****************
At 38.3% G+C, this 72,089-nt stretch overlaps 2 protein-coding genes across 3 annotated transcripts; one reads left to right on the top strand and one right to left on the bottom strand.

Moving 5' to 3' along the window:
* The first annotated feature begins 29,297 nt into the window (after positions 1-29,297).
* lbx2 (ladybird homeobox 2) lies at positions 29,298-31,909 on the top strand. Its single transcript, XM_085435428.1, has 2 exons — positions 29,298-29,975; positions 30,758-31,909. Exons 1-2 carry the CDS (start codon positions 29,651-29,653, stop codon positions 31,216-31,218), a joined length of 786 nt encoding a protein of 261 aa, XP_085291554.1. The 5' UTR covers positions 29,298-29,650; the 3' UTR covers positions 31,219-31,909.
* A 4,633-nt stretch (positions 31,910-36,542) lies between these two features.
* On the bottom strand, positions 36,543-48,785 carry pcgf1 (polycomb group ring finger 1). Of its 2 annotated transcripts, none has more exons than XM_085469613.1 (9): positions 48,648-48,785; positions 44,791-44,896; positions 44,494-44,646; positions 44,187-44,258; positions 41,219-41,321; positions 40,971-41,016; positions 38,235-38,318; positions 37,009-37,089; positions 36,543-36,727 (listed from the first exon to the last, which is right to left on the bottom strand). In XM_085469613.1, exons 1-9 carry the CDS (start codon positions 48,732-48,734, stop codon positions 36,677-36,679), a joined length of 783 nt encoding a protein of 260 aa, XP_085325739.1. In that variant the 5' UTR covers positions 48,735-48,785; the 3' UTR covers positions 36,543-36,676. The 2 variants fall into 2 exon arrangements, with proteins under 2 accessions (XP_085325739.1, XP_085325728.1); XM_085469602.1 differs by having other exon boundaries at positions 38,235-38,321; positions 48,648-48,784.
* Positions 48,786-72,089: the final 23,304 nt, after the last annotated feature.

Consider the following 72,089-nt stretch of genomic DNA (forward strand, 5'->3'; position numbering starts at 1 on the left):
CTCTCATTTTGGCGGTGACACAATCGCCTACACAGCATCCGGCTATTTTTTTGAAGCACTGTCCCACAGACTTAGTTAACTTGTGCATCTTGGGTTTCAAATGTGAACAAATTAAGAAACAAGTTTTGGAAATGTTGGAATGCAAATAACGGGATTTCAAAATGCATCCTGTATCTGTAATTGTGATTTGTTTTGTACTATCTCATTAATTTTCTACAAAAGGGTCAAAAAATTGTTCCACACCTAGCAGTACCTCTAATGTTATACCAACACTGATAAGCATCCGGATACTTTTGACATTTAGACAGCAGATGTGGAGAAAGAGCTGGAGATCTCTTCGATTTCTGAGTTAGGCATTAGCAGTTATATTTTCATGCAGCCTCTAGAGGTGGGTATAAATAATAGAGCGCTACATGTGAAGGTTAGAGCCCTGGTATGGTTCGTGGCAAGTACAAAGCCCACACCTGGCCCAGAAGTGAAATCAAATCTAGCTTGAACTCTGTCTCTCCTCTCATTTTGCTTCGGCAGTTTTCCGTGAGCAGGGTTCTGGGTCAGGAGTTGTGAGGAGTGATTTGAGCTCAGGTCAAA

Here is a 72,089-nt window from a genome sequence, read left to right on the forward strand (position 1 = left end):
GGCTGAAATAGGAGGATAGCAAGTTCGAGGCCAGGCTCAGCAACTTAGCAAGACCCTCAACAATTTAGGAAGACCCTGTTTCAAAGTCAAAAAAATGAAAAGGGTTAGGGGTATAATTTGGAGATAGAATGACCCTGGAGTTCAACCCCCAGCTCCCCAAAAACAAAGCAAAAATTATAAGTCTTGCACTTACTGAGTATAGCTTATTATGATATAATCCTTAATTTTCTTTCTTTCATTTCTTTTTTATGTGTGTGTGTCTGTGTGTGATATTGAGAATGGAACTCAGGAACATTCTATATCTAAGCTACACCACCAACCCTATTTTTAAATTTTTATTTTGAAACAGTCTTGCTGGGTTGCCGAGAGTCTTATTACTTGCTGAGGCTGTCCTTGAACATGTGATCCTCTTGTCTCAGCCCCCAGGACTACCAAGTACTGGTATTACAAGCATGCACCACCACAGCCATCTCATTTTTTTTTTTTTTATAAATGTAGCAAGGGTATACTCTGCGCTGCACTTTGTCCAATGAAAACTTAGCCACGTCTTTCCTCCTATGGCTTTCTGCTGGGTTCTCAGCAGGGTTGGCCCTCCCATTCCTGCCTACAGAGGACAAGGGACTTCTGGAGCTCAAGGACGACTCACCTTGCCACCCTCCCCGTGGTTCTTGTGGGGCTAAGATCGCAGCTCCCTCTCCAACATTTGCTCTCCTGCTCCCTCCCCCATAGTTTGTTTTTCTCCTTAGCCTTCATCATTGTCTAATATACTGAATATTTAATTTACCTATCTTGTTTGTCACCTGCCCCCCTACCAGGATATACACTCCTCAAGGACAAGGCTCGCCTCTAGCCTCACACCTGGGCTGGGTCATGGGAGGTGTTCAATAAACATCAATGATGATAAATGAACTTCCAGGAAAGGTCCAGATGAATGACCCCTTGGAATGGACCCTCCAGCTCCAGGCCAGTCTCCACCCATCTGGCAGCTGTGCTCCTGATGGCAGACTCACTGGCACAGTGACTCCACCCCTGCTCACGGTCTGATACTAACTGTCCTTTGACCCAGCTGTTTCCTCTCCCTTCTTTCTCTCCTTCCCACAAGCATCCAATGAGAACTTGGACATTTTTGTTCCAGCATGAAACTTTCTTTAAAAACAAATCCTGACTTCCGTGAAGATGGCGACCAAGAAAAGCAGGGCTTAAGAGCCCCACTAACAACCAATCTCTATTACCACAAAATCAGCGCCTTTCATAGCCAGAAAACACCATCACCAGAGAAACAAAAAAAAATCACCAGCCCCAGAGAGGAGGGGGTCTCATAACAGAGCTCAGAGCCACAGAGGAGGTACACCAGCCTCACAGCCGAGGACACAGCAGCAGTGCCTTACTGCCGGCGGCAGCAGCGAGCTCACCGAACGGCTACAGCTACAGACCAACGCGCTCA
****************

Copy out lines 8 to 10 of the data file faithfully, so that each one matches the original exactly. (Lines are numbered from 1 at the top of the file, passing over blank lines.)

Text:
Consider the following 72,089-nt stretch of genomic DNA (forward strand, 5'->3'; position numbering starts at 1 on the left):
CTCTCATTTTGGCGGTGACACAATCGCCTACACAGCATCCGGCTATTTTTTTGAAGCACTGTCCCACAGACTTAGTTAACTTGTGCATCTTGGGTTTCAAATGTGAACAAATTAAGAAACAAGTTTTGGAAATGTTGGAATGCAAATAACGGGATTTCAAAATGCATCCTGTATCTGTAATTGTGATTTGTTTTGTACTATCTCATTAATTTTCTACAAAAGGGTCAAAAAATTGTTCCACACCTAGCAGTACCTCTAATGTTATACCAACACTGATAAGCATCCGGATACTTTTGACATTTAGACAGCAGATGTGGAGAAAGAGCTGGAGATCTCTTCGATTTCTGAGTTAGGCATTAGCAGTTATATTTTCATGCAGCCTCTAGAGGTGGGTATAAATAATAGAGCGCTACATGTGAAGGTTAGAGCCCTGGTATGGTTCGTGGCAAGTACAAAGCCCACACCTGGCCCAGAAGTGAAATCAAATCTAGCTTGAACTCTGTCTCTCCTCTCATTTTGCTTCGGCAGTTTTCCGTGAGCAGGGTTCTGGGTCAGGAGTTGTGAGGAGTGATTTGAGCTCAGGTCAAA

Here is a 72,089-nt window from a genome sequence, read left to right on the forward strand (position 1 = left end):